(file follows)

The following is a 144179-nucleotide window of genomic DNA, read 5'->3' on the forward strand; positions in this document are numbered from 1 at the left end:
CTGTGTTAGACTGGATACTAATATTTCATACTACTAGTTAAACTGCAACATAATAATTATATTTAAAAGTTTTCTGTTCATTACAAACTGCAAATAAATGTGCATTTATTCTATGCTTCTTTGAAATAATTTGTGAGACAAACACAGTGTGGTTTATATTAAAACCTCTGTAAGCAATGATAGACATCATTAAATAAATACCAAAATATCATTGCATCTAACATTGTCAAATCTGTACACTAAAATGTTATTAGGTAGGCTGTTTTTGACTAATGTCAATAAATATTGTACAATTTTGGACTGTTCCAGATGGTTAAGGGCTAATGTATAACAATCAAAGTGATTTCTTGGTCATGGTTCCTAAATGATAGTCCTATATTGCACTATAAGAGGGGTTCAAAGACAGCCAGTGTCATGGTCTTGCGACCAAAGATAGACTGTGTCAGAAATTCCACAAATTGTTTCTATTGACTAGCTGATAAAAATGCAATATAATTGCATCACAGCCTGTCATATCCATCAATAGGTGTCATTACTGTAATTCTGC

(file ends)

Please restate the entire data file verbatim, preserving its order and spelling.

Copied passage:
The following is a 144179-nucleotide window of genomic DNA, read 5'->3' on the forward strand; positions in this document are numbered from 1 at the left end:
CTGTGTTAGACTGGATACTAATATTTCATACTACTAGTTAAACTGCAACATAATAATTATATTTAAAAGTTTTCTGTTCATTACAAACTGCAAATAAATGTGCATTTATTCTATGCTTCTTTGAAATAATTTGTGAGACAAACACAGTGTGGTTTATATTAAAACCTCTGTAAGCAATGATAGACATCATTAAATAAATACCAAAATATCATTGCATCTAACATTGTCAAATCTGTACACTAAAATGTTATTAGGTAGGCTGTTTTTGACTAATGTCAATAAATATTGTACAATTTTGGACTGTTCCAGATGGTTAAGGGCTAATGTATAACAATCAAAGTGATTTCTTGGTCATGGTTCCTAAATGATAGTCCTATATTGCACTATAAGAGGGGTTCAAAGACAGCCAGTGTCATGGTCTTGCGACCAAAGATAGACTGTGTCAGAAATTCCACAAATTGTTTCTATTGACTAGCTGATAAAAATGCAATATAATTGCATCACAGCCTGTCATATCCATCAATAGGTGTCATTACTGTAATTCTGC